cAMP plays a critical role in regulating cardiomyocyte survival. Various cAMP signaling pathways behave distinctly or in opposition. We have previously reported that activation of cAMP hydrolysis by cyclic nucleotide phosphodiesterase 1C (PDE1C) promotes cardiomyocytes death/apoptosis, yet the underlying molecular mechanism remains unknown. In this study, we aimed to identify the specific cAMP signaling pathway modulated by PDE1C and determine the mechanism by which Ca2+/calmodulin-stimulated PDE1C is activated.Methods:
To study cardiomyocyte death/apoptosis, we used both isolated mouse adult cardiomyocytes in vitro and doxorubicin-induced cardiotoxicity in vivo. We used a variety of pharmacological activators and inhibitors as well as genetically engineered molecular tools to manipulate the expression and activity of proteins of interest.Results:
We found that the protective effect of PDE1C inhibition/deficiency on Ang II or doxorubicin-induced cardiomyocyte death/apoptosis is dependent on cAMP-generating adenosine A2 receptors (A2Rs), suggesting that PDE1C’s cAMP-hydrolyzing activity selectively modulates A2R-cAMP signaling in cardiomyocytes. In addition, we found that the effects of PDE1C activation on Ang II-mediated cAMP reduction and cardiomyocyte death are dependent on transient receptor potential-canonical (TRPC) channels, in particular TRPC3. We also observed synergistic protective effects on cardiomyocyte survival from the combination of A2R stimulation together with PDE1 or TRPC inhibition. Coimmunostaining and coimmunoprecipitation studies showed that PDE1C is localized in proximity with A2R and TRPC3 in the plasma membrane and perhaps T tubules. It is important to note that we found that doxorubicin-induced cardiac toxicity and dysfunction in mice are attenuated by the PDE1 inhibitor IC86340 or in PDE1C knockout mice, and this protective effect is significantly diminished by A2R antagonism.Conclusions:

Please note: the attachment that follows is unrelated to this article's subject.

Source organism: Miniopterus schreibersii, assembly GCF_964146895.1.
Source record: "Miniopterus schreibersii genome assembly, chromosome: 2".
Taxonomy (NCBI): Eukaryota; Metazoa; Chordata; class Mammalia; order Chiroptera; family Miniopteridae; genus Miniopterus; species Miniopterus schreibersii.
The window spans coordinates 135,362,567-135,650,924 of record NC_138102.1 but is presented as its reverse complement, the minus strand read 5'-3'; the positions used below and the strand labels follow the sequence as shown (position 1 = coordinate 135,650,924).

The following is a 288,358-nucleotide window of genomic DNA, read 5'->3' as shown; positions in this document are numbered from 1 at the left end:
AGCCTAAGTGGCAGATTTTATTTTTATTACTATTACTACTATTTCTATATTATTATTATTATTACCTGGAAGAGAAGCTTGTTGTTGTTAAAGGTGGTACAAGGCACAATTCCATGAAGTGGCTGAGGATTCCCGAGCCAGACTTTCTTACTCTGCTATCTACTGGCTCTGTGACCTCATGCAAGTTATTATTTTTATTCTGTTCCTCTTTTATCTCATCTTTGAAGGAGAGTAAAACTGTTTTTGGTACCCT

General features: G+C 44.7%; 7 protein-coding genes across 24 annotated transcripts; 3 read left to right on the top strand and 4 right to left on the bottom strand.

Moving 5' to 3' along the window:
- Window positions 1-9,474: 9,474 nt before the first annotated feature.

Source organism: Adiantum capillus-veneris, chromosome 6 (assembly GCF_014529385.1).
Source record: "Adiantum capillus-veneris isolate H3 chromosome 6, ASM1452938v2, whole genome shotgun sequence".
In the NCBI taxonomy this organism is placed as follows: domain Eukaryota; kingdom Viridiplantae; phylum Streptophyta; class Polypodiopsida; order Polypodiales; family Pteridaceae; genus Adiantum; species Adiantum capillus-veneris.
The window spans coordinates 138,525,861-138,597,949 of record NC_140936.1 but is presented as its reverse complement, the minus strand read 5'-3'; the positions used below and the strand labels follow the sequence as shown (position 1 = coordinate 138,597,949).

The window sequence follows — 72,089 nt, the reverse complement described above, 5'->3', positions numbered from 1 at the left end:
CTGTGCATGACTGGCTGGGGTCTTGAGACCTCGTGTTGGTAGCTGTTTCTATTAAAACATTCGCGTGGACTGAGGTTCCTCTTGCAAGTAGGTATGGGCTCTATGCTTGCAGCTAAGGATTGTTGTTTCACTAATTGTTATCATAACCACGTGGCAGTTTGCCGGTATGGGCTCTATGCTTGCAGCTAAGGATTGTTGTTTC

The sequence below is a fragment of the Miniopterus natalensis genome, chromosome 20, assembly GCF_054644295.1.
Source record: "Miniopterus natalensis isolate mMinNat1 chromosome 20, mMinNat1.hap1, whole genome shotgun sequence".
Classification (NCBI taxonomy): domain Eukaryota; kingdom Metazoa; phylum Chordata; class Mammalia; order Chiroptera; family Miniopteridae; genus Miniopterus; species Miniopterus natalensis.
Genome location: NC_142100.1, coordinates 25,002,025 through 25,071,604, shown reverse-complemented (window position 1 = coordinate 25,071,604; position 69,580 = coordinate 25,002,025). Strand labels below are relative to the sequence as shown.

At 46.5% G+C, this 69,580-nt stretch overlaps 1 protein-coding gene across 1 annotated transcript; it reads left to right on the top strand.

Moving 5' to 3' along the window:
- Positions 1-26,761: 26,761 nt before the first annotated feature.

We have characterized a novel multiprotein complex comprised of A2R, PDE1C, and TRPC3, in which PDE1C is activated by TRPC3-derived Ca2+, thereby antagonizing A2R-cAMP signaling and promoting cardiomyocyte death/apoptosis. Targeting these molecules individually or in combination may represent a compelling therapeutic strategy for potentiating cardiomyocyte survival.